Not only must believers honor all people and love fellow-believers, but we also see that –

VII.     BELIEVERS MUST BE FEARING GOD – I Peter 2:17

 

I Peter 2:17 . . . Fear God. . . .

 

The third commandment expressed in this verse is fear God. Although it suggests be afraid of God, it is also used in the sense of have reverence for God, respect God, or stand in awe of God. Believers should have a reverential respect or awe for God because of Who He is and because of what He has already done for them. They should also be fearful because they know that He is very capable of chastising them whenever they need it. They should be afraid to do things that would be displeasing to God or of failing to do things that they know they should be doing.

 

Not only must believers honor all people, love their fellow-believers, and reverence God, but we also see that –

VIII.   BELIEVERS MUST BE HONORING THE KING – I Peter 2:17

 

I Peter 2:17 Honour the king.

 

Honour is the same word used previously of all men in this verse. Even though the king may be an ungodly person, he is still the king; and as such believers should honor him, i.e. respect him or revere him.

 

The king is a ruling power over the nation in which he reigns and in which believers happen to be living.

Next, we see that –

 IX.     BELIEVERS WHO ARE SLAVES MUST BE SUBJECT TO THEIR MASTERS – I Peter 2:18

 

I Peter 2:18 Servants, be subject to your masters with all fear; not only to the good and gentle, but also to the froward.

 

Servants is a term generally used of household slaves, house slaves, or domestic slaves rather than the ordinary term for bondslaves. In this verse it is used of slaves generally, but it is a different term from the one translated servants in verse 18. Slaves were common in the Roman Empire, and it is not at all surprising to find that many slaves had accepted the Lord Jesus Christ as their personal Savior from sin and its consequences.

 

Be subject to is the same term translated submit in verse 13 where believers are to submit themselves to every ordinance of man, i.e. to every human authority. It is also translated be in subjection to in I Peter 3:1 where wives are to be in subjection to their own husbands. It is used in the sense of become subject to, subject yourselves to, become subordinated to, or obey.

 

Believing slaves were to be submissive to their masters. Their masters were their owners or their lords.

 

With all fear is with all reverence or with all respect. Their fear was based upon their position as slaves and the position of their owners as their absolute masters or lords who had the very power of life or death over them. However, it was also to be done because it was Peter’s desire to win these masters to the Lord Jesus Christ.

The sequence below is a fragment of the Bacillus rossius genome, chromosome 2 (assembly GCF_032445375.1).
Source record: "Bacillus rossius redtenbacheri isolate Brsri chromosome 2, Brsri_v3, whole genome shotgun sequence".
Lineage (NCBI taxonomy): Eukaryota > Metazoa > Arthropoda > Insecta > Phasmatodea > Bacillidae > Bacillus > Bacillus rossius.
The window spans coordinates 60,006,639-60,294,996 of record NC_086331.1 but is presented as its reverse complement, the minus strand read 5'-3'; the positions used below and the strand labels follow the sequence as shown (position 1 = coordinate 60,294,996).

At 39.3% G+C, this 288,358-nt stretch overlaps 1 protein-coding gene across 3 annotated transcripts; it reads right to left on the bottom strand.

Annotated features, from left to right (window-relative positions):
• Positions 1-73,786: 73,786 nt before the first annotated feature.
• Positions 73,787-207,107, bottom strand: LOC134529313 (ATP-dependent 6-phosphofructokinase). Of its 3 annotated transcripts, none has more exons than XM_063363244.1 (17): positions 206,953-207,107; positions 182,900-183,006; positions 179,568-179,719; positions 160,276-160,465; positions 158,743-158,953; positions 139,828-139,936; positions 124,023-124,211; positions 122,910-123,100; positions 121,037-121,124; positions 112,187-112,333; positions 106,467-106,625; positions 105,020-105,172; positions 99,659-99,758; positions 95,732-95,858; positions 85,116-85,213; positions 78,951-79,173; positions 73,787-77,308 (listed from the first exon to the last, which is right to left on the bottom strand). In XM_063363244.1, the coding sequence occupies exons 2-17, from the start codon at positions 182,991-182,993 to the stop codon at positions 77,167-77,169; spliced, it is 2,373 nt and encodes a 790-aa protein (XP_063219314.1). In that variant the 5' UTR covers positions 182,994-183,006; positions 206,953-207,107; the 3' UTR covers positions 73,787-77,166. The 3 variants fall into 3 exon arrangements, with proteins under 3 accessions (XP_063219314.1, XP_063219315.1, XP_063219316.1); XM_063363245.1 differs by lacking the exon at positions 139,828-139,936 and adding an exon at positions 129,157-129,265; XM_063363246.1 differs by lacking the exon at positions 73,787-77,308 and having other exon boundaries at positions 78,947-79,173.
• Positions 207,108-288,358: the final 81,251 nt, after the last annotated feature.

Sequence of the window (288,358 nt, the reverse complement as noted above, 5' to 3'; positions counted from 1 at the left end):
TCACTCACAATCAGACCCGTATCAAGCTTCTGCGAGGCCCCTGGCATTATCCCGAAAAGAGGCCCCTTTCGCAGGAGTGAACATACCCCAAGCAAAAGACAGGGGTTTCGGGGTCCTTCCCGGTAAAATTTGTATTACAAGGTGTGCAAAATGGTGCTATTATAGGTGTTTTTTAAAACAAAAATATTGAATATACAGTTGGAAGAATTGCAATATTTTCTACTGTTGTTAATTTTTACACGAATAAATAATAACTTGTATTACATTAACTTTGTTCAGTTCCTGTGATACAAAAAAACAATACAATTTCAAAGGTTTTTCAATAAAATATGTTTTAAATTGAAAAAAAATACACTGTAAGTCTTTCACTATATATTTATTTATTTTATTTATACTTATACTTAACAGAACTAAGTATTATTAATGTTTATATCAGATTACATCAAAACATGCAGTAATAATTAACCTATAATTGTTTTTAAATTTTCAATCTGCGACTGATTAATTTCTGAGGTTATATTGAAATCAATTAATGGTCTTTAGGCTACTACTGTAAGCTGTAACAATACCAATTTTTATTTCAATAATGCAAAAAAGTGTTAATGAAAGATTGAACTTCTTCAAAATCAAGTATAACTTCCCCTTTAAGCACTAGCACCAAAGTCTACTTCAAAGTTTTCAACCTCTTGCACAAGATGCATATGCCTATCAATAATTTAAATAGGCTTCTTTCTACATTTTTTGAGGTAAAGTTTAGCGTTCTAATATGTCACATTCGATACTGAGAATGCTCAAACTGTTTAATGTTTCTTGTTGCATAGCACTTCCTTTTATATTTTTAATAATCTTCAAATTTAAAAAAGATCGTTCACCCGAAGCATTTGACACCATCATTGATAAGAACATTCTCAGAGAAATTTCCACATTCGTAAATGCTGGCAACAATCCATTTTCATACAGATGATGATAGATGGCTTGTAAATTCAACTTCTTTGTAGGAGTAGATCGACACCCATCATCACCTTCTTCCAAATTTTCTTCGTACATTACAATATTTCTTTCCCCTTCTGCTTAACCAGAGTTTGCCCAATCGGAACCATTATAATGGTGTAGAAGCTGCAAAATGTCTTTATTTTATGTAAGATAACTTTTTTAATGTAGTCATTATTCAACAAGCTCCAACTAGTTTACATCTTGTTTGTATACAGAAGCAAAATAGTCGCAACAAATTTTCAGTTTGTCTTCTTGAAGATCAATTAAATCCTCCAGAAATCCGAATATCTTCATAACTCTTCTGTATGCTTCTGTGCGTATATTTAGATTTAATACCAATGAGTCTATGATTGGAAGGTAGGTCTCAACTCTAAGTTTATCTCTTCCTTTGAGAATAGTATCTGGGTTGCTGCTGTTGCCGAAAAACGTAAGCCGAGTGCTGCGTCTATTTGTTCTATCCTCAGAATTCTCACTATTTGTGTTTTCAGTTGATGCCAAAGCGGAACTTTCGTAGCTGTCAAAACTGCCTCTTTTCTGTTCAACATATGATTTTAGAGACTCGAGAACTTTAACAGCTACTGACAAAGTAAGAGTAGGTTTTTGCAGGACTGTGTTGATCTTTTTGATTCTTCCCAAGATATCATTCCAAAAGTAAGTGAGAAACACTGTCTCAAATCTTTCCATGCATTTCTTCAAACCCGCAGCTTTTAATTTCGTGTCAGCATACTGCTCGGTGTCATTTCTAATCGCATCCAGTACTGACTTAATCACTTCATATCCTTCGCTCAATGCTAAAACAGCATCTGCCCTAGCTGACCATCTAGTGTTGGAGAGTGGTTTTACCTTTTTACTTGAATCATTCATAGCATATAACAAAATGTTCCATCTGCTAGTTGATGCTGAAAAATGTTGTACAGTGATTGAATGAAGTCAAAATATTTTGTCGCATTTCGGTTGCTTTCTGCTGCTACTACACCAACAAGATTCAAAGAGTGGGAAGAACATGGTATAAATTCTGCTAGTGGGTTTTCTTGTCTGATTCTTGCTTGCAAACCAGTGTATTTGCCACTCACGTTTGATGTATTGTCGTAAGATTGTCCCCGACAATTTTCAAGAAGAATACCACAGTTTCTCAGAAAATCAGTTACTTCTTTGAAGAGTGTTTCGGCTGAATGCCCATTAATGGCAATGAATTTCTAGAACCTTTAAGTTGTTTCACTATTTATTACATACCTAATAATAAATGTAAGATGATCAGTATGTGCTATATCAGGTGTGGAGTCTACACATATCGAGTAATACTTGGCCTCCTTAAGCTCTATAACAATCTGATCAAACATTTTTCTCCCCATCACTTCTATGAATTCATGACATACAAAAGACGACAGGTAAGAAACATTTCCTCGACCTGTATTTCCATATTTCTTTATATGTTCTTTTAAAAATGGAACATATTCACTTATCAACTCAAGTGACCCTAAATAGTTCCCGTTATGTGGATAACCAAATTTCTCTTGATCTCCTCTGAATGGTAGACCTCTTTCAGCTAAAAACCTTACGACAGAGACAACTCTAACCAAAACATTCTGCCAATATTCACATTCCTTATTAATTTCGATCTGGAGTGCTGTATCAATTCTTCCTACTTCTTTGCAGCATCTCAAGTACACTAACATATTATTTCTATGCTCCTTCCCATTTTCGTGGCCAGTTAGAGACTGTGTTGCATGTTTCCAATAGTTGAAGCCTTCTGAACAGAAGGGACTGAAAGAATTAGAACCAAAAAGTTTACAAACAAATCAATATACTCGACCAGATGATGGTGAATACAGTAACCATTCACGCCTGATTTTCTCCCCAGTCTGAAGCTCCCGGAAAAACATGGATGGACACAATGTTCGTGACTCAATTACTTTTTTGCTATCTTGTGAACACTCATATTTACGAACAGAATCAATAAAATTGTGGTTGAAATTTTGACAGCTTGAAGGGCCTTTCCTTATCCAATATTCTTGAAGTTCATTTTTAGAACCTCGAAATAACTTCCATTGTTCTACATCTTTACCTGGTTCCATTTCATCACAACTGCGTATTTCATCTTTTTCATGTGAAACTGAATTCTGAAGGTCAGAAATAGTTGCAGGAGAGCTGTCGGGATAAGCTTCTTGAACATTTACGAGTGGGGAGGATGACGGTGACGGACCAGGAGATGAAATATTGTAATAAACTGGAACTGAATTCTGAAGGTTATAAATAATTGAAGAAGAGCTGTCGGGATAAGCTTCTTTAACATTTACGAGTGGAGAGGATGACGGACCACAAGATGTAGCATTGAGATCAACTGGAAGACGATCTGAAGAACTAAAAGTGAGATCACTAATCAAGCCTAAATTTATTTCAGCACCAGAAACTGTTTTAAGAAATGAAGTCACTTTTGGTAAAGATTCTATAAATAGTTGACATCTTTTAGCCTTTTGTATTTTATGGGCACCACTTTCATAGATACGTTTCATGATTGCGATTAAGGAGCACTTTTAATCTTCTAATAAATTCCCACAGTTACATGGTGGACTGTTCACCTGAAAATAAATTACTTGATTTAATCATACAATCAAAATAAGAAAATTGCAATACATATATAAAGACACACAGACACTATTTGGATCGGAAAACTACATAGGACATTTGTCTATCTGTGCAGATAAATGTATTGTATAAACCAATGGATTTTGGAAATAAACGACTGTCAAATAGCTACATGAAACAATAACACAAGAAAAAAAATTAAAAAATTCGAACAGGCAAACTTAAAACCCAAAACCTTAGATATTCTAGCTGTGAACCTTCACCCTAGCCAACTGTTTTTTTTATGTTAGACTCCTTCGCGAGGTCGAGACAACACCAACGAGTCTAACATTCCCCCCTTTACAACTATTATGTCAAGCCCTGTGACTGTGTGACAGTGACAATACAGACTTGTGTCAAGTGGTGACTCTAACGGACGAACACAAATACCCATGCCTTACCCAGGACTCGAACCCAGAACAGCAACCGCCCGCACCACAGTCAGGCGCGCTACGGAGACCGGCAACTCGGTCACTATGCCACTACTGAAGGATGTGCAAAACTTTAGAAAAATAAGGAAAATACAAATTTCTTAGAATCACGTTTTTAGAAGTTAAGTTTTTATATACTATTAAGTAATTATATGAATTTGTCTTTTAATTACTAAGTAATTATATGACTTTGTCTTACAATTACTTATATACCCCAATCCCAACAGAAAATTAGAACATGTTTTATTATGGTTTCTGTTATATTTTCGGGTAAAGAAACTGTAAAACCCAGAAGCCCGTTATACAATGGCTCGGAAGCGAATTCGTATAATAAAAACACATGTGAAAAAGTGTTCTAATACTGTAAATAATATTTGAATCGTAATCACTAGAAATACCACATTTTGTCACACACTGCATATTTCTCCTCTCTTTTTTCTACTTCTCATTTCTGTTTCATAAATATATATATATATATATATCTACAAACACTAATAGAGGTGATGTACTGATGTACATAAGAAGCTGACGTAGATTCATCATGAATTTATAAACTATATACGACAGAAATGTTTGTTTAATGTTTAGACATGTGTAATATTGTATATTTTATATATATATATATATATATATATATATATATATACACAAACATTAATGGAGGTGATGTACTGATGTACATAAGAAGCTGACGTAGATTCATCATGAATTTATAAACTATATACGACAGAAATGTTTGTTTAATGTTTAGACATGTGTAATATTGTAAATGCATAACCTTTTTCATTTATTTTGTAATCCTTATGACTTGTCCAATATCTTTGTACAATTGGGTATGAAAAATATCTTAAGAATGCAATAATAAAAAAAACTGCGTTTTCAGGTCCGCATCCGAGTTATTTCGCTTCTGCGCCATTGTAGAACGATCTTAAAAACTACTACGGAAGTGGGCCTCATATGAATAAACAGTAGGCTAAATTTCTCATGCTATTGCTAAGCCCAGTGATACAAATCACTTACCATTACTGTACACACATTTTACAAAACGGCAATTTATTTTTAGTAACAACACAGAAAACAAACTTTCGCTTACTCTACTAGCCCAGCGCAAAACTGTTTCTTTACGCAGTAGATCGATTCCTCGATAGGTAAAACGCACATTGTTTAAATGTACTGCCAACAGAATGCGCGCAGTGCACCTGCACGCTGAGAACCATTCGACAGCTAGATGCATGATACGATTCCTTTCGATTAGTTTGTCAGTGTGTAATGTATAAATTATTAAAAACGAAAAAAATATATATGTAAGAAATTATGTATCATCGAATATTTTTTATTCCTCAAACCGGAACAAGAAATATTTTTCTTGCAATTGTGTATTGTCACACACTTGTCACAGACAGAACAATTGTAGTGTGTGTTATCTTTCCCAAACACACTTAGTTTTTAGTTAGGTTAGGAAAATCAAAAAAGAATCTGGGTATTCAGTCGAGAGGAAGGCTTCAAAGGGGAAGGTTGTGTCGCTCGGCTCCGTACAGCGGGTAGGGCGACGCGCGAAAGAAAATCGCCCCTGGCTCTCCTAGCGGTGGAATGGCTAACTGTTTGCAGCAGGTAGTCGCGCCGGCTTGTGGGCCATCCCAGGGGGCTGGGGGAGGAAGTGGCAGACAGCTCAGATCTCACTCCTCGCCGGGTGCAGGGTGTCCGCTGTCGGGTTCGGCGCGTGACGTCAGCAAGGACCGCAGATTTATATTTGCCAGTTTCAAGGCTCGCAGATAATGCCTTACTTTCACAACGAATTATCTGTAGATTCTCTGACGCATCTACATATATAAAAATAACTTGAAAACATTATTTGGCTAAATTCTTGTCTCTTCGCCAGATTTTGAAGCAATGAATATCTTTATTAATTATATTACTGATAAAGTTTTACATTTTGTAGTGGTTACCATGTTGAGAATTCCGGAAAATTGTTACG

Another reason slaves should obey their masters with all fear was to enable them to live more readily for the Lord. Defiance or rebellion would only serve to bring harsh measures against them by their masters. There would be no benefit to the saved slaves themselves or to Christianity if their masters were not able to distinguish between the behavior of saved slaves and the behavior of unsaved slaves.

 

Not only to the good and gentle, but also to the froward. Peter is referring to the slave owners. Some were good and gentle. Others were froward or perverse. These represent the extremes of behavior. Believing slaves were to be subject to both kinds of masters as well as to all masters whose behavior was in between these extremes. Of course, it would be more pleasant for the slave to have a good and gentle master than to have a froward or perverse one; nevertheless, the Lord knew all about the individual circumstances of each slave; and the Lord placed a particular slave under a particular master. Each believing slave was to do his best to live a godly life in order to bring glory to the Lord, in order to have opportunity for witness to the slave owner, and in order to be left alone to live for the Lord more peaceably.

 

Good is used in the sense of benevolent; whereas, gentle means kind.

 

Some slaves owners were benevolent and kind to their slaves; whereas, others were froward, which suggests perverse, unscrupulous, dishonest, harsh, or unjust. It means that they were mean and nasty. Although it may be relatively easy for a slave to submit to a good and gentle master; it would never be easy to submit to a mean or nasty one. It would be a real test of the believing slave’s Christian character.

Finally, we see that –

   X.     BELIEVERS MUST SUFFER PATIENTLY – I Peter 2:19-20

 

I Peter 2:19-20 19 For this is thankworthy, if a man for conscience toward God endure grief, suffering wrongfully. 20 For what glory is it, if, when ye be buffeted for your faults, ye shall take it patiently? but if, when ye do well, and suffer for it, ye take it patiently, this is acceptable with God.

 

In verse 19 Peter continues his thought that believing slaves should be subject to their masters with all fear as is indicated by for, which is used in the sense of now. For introduces an extension of the thought.

 

Verse 19 is a conditional statement. The condition is, If a man for conscience toward God endure grief, suffering wrongfully; and the conclusion of this conditional statement is, This is thankworthy. In conditional statements, ordinarily the condition comes before the conclusion. However, when the speaker or writer wishes to emphasize the conclusion, he reverses the normal order of the clauses and places the conclusion first like Peter does in this verse.